There is too much fun going on in the next few days… I can’t handle it. I wish I could be multiple places at once… and influence climate change legislation by sheer will power.. and attach documents to e-mails telepathically. Ah well, if wishes were horses, I’d have gotten that pony when I was six.
Here’s a quick breakdown of all the good stuff going on over the next couple days:
Old Settler’s Music Festival, Thursday March 16 – Sunday March 20
Old Settler’s Music Festival is a nationally known music festival featuring the best in roots and Americana music. The festival is held in the gorgeous Texas hill country, at the height of the Bluebonnet and wildflower season. Old Settler’s Music Festival offers great music and activities for the whole family.
The Festival is held at Salt Lick Pavilion and Camp Ben McCulloch, just minutes from Austin, located 11 miles south of Highway 290 West on Farm Road 1826.
Public Citizen is an official sponsor of the event, so keep your eyes out for our table, banners, and slide-shows in between sets. We hope to live blog the festivities, so be on the lookout for artist interviews and sneak peaks of shows. And don’t forget your sunscreen, that hill country sun can be brutal!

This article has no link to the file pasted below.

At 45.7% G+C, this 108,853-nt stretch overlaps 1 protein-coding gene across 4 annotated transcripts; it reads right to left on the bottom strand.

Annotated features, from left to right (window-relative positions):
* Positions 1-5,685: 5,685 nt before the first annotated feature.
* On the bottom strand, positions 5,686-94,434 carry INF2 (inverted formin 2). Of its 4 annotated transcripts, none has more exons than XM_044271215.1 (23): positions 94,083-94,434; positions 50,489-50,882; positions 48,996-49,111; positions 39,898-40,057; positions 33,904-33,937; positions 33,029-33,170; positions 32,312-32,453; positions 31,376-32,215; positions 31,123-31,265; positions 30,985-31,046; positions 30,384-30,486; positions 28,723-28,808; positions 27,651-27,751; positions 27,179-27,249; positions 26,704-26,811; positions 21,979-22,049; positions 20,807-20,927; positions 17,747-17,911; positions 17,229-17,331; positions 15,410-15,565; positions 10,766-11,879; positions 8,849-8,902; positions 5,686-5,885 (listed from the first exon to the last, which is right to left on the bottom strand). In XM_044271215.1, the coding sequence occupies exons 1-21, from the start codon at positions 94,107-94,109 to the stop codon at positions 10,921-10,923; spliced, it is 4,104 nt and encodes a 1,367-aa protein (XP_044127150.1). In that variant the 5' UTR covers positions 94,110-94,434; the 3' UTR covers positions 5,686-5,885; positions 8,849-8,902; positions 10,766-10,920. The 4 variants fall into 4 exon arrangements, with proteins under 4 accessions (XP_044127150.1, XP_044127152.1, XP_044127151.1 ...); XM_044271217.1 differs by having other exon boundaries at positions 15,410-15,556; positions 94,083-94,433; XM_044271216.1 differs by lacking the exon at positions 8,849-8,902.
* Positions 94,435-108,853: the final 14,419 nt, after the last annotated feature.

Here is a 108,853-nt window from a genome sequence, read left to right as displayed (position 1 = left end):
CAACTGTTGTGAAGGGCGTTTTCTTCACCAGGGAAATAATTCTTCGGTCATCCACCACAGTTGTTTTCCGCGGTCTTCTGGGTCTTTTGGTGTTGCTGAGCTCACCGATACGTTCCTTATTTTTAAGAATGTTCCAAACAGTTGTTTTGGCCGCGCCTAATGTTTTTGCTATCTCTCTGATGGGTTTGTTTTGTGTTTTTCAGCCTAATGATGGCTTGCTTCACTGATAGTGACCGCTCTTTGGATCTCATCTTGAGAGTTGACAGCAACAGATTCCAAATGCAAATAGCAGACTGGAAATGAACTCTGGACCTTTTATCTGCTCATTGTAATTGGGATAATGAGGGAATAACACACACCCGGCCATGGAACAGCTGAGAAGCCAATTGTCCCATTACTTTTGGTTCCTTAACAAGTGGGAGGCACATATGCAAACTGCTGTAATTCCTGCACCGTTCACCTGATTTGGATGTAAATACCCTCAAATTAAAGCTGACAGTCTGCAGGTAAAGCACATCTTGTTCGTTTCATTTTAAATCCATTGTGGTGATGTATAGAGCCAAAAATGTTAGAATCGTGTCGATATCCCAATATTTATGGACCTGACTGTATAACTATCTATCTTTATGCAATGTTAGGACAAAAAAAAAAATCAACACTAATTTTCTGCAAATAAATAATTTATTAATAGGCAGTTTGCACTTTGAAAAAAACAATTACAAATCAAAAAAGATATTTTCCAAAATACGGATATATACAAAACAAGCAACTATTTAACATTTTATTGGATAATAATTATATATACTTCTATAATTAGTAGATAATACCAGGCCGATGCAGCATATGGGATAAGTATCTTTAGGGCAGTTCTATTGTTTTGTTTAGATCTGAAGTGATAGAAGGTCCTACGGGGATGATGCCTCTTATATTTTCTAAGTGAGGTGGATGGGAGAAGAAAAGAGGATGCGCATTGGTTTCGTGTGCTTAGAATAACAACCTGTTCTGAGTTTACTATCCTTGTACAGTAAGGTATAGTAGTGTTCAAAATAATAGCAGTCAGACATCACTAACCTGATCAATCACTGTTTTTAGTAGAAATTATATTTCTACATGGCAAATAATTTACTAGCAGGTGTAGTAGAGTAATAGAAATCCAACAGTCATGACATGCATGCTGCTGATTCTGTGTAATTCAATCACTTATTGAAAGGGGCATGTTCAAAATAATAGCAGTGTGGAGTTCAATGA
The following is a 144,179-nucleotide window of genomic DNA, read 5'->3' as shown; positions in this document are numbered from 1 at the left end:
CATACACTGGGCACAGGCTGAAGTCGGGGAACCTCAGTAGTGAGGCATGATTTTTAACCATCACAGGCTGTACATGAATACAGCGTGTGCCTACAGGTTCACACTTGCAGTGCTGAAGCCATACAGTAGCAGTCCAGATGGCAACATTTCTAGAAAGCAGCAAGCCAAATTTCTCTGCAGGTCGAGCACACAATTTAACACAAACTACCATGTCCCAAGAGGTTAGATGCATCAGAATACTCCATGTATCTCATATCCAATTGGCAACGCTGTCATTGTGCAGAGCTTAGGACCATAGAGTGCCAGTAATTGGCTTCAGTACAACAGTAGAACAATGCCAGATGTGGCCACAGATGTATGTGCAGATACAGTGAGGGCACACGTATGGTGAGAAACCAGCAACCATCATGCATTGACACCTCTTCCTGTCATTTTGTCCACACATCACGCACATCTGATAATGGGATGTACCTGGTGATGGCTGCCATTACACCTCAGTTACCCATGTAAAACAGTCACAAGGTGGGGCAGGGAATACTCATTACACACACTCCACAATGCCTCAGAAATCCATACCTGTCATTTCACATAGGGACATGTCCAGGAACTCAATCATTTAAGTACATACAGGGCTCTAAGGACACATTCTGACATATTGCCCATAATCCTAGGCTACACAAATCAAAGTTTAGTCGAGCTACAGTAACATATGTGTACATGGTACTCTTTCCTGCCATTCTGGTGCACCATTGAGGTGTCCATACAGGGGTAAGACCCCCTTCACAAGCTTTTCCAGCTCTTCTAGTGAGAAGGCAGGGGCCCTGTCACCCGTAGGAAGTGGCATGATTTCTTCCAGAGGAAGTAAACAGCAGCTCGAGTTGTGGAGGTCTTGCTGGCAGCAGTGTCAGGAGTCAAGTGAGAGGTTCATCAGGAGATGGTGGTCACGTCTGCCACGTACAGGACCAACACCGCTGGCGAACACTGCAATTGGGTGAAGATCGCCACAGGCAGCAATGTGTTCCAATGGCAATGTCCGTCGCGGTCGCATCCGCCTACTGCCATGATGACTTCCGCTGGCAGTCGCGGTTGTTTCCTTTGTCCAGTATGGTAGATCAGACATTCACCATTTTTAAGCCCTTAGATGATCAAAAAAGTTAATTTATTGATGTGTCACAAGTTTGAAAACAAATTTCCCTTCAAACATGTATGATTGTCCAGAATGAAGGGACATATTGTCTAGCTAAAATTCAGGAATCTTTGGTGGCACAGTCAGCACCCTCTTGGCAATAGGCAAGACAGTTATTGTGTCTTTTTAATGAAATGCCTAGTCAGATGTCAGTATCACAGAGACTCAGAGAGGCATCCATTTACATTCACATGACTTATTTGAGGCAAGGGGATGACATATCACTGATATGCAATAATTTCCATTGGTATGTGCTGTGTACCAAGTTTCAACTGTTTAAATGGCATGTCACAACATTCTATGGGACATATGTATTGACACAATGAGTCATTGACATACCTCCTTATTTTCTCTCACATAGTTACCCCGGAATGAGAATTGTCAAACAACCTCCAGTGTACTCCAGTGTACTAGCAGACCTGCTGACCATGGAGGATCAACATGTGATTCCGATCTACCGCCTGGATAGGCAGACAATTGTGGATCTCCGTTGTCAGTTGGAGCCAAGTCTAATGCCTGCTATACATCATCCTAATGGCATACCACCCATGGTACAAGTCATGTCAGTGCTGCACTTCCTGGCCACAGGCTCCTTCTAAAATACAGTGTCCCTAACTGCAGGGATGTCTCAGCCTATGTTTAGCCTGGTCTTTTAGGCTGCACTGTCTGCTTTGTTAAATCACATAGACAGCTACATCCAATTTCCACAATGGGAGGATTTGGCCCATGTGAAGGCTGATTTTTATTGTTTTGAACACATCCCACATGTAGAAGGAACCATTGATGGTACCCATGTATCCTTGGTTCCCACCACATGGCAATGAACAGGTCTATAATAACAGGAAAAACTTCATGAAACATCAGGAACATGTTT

Fighting Goliath screening, Thursday April 16
When: Thursday, April 16 at 7:00pm
Where: St. Andrew’s Presbyterian, 14311 Wellsport Drive (one block west of the Wells Branch exit off of I-40).
Narrated by Robert Redford and produced by The Redford Center at the Sundance Preserve and Alpheus Media, FIGHTING GOLIATH: TEXAS COAL WARS follows the story of Texans fighting a high-stakes battle for clean air. The film introduces the unlikely partners-mayors, ranchers, CEOs, community groups, legislators, lawyers, and citizens-that have come together to oppose the construction of 19 conventional coal-fired power plants that were slated to be built in Eastern and Central Texas and that were being fast-tracked by the Governor. (34 minutes)
Public Citizen’s Ryan Rittenhosue will do a short presentation on Texas’ current coal threat and have a Q&A session afterward.
Environmental Justice & the Multicultural City: The Transformative Role of Urban Planning City Forum, Friday, April 17
People of color and low-income communities have disproportionately suffered from the environmental burdens generated by consumption and production choices made by others. Responding to these injustices, neighborhood activists have been fighting for over 30 years for the right to live, work, and play in healthy environments. In this City Forum, the panelists will share their insights from research and activist work, and discuss the potential role of planning educators, students and practitioners in addressing environmental justice concerns. (more…)
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